Everyone has been waiting for Senator Mitt Romney (R-UT) to speak up about the potential Senate impeachment trial, and now he has finally broken his silence.
While speaking with reporters on Monday, Romney broke ranks with his GOP colleagues and stated that he would like the Senate to call witnesses, specifically former National Security Advisor John Bolton, Breitbart reported.
Up until now, virtually every Republican who has spoken to the press in regard to the impeachment trial has stood behind Senate Majority Leader Mitch McConnell (R-KY).
McConnell has thus far stated that he sees no need to call witnesses because Democrats failed to fulfill their responsibility of making their case during the House hearings.
While some Republicans have said they had concerns about McConnell’s pledge to collaborate with the White House regarding a trial, nobody has fully come out against the party line until now.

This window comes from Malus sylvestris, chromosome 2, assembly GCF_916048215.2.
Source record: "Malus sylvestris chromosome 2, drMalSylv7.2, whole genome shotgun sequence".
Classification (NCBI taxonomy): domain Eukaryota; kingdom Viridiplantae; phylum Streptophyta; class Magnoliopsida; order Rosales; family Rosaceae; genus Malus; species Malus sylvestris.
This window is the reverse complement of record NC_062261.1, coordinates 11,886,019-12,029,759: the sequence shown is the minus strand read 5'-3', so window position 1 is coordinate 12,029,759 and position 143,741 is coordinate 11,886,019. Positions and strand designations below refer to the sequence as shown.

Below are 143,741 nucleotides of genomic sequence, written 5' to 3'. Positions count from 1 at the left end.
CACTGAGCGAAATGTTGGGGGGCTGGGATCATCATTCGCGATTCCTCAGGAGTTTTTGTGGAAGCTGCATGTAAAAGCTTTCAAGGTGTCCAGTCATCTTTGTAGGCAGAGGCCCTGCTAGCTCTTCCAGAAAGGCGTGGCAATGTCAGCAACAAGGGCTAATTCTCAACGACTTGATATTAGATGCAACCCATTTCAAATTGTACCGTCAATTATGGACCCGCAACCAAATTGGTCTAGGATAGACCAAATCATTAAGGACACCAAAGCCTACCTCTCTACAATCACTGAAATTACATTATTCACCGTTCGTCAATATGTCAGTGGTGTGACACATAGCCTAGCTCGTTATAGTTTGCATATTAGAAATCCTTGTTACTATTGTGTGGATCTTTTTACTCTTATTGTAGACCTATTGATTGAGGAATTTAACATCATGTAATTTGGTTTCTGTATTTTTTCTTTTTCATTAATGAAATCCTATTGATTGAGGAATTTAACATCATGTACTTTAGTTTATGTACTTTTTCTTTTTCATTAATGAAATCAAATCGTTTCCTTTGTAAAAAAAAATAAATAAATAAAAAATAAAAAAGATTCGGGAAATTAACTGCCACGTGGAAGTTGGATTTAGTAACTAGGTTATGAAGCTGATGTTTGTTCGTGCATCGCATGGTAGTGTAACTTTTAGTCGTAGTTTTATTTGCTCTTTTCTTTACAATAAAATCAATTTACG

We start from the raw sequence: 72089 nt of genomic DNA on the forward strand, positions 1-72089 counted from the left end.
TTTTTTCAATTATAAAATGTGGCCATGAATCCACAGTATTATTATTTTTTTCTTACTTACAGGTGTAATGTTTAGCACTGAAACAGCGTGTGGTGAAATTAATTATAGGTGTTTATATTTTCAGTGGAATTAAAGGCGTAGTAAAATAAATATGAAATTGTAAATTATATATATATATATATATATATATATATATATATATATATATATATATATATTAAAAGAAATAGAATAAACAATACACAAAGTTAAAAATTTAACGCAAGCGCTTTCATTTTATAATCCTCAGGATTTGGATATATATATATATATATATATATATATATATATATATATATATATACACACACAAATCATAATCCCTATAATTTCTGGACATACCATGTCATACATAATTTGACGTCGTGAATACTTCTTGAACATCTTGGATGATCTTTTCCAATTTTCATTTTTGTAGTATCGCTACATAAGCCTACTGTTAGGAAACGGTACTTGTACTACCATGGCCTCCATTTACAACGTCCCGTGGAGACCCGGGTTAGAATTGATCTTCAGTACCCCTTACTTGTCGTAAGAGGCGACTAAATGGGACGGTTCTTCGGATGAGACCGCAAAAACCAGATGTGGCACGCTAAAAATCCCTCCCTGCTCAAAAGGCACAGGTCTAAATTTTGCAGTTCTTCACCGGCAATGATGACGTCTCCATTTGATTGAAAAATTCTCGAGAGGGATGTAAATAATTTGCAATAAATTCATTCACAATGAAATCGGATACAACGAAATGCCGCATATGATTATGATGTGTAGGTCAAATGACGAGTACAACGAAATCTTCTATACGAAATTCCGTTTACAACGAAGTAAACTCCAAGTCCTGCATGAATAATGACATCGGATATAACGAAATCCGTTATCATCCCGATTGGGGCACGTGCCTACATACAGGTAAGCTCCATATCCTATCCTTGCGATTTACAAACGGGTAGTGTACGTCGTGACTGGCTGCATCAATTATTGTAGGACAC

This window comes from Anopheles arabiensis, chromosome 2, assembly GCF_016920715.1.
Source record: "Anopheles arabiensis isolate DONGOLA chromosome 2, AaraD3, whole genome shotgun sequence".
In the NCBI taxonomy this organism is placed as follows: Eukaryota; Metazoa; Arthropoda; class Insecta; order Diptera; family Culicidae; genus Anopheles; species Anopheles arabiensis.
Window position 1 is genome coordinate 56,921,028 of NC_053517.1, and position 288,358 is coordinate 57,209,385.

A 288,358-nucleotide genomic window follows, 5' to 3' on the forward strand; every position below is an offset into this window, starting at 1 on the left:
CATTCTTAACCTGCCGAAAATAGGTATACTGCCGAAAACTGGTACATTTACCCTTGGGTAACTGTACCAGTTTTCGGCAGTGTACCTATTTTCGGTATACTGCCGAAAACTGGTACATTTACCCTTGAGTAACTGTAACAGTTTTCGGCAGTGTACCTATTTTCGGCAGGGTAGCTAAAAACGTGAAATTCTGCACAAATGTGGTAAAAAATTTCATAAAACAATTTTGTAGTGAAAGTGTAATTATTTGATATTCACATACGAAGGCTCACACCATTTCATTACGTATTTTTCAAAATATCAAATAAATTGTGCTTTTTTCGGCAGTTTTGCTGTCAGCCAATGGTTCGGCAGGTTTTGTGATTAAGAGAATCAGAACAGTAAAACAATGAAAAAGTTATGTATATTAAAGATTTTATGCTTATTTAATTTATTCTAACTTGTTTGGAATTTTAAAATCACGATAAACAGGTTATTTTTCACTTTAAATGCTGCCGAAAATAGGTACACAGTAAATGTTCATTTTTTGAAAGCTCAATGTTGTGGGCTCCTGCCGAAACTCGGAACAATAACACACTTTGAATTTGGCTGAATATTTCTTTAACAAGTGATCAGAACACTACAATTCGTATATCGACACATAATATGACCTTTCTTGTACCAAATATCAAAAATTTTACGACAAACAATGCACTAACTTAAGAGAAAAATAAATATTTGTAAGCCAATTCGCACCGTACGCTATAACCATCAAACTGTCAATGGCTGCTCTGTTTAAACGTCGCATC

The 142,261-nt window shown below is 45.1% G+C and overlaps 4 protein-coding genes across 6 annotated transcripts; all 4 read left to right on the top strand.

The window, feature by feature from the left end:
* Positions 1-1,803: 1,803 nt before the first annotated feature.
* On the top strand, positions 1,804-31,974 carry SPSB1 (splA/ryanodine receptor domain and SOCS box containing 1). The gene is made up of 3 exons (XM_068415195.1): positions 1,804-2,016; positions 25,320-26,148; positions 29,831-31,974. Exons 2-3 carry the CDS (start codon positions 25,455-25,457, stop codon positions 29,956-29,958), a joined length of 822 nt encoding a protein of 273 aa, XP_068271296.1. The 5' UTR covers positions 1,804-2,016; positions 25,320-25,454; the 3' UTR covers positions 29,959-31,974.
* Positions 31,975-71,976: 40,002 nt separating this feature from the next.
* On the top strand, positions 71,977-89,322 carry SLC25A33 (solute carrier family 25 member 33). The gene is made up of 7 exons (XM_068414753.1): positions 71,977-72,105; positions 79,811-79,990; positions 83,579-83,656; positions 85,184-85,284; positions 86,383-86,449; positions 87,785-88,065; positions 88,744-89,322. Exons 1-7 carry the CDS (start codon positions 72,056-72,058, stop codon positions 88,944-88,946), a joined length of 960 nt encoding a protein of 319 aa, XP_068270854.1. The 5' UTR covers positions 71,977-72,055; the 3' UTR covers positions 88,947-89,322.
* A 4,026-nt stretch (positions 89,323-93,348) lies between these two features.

After former National Security Adviser John Bolton made a statement indicating that he is prepared to testify in the Senate if called, Romney declared, “I would like to be able to hear from John Bolton.”
The wild card
The thing about Bolton is nobody has a clue about exactly where he stands or what he will say. At times, it has sounded as though he has an axe to grind with Trump, then at other instances, he seems to come out of left field to defend Trump.
For example, Bolton had been critical of Trump’s foreign policy and his desire to pull troops out of the Middle East, but he clearly supported the strike against Soleimani.
Senate Republicans would need 51 votes to dismiss the charges against Trump without calling witnesses, and based on Romney’s statement, they would now have only 52 votes.
There are enough moderate Republicans in the Senate that it is a relatively safe assumption at least a couple of them may break from the party and vote to convict.
It now stands to reason that while McConnell would prefer not to call witnesses, he may be forced down that road by members of his own party.
However, it’s unlikely he would allow Senate Minority Leader Chuck Schumer (D-N.Y.) to call all of his desired witnesses, considering how Republican requests for testimony were treated during the House hearings.